The Sacred Space of Inner HealingAug 07, 2019
Many years ago, when I was in the toughest part of my counseling experience, an image emerged in my imagination that perfectly illustrated the difficult dynamic I felt. Picture a dark room and at the center is a banquet table with a black tablecloth on it. On the table are scattered items that represent the various memories and stories from your past.
Each week, in a one hour session, my counselor and I would pick up one of the memories, look at it, take it apart, put it back together in the most profound way, and then set it back down. Sometimes, however, the taking apart and putting back together did not fit into one hour. With the session over, I was left holding the opened memory with these words floating in my mind, but...what...do...I...do...with...this…
My counselor was very skilled. In fact, he was known to his colleagues as the “velvet knife.” And he lived up to that moniker. Each week he did his best to leave me in such a state that I could continue to function in my life. And I did function. Even as I was undone.
But those of you who have experienced this kind of counseling, or any other type of deep healing process know what I am talking about. You are in the process of healing, and sometimes you have to hang out for a bit while the loose ends are not tied up.
Many years later, I was listening to someone share about an ongoing and unfinished work of healing and another image flashed in my mind. This time it was a little more graphic than a banquet table.
This image was more like an operating room. Normally a surgeon opens up the patient in order to take out the diseased organ, and then neatly sews up the wound. But, sometimes, in the surgery of inner healing, the person is emotionally cut open stem-to-stern. The Master Physician is doing the work of removing, repairing and healing.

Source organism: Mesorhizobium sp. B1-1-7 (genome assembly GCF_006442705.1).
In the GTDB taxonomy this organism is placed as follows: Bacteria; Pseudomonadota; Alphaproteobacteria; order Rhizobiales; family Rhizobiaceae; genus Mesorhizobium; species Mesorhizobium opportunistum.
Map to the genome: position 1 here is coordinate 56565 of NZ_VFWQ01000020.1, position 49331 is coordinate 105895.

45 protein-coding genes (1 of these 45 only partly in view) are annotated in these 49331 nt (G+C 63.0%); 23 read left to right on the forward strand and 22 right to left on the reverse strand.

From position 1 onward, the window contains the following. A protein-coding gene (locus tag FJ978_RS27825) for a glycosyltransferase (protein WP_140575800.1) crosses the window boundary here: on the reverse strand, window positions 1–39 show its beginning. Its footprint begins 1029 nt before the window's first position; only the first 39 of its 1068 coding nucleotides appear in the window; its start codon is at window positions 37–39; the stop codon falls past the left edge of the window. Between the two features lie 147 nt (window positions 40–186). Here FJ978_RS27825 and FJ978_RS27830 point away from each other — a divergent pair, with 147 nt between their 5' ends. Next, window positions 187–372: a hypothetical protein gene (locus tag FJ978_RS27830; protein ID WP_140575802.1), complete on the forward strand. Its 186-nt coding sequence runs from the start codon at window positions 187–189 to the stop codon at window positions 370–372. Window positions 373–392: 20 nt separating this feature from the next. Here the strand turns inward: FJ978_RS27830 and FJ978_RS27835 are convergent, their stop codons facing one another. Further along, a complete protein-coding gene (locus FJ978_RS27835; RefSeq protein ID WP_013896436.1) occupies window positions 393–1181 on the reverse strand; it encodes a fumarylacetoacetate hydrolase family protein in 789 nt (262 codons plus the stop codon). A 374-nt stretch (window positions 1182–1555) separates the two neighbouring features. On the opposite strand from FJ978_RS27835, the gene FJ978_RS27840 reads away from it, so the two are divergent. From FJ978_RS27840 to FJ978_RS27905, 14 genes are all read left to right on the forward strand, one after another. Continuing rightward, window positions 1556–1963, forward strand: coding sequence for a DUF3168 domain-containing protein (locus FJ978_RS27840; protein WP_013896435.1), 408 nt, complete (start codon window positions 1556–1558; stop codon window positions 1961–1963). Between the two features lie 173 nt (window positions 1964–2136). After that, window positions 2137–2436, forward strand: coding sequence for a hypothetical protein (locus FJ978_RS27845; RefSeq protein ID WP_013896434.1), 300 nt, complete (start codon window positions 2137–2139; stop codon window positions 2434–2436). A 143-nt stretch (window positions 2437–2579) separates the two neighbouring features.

Unfortunately, when doing emotion and soul work, you sometimes need to get up off the table, cut open, and attend to your regular life. At least that is what it can feel like. Inner healing usually takes longer than a two-hour surgery to remove your appendix.
I share these two images with you because I want you to know that if you are in an ongoing healing process, I respect and hold that with you. You are in a sacred space. There is no need to rush. Your ongoing feelings of inner pain and unrest are to be expected. It is human to feel the distress of the transformational process. It means you are not in denial and that is good. Let yourself be held in this sacred space.
Yes, we expect the grace of God to bring you to healing, but we do not know the timing. So as we wait, it is good to remember that, at some point, you will have made it through. We hold on to hope, in the fullest sense of that word, while we wait for healing to occur.
The fundamental fact of existence is that this trust in God, this faith, is the firm foundation under everything that makes life worth living. (Hebrews 11:1, The Message)
If you are in a place of ongoing inner healing:
- How can you honor and respect where you are?
- What does waiting look like for you in this season?
- What are some ways your “faith roots” can sink even deeper into God in the midst?
If you are walking alongside someone who is in a place of ongoing inner healing:
- How can you honor and respect where they are?
- How can Hebrews 11:1 inform how you pray for them?
- How might you be a listening (non-fixing) ear as they process their not-yet state?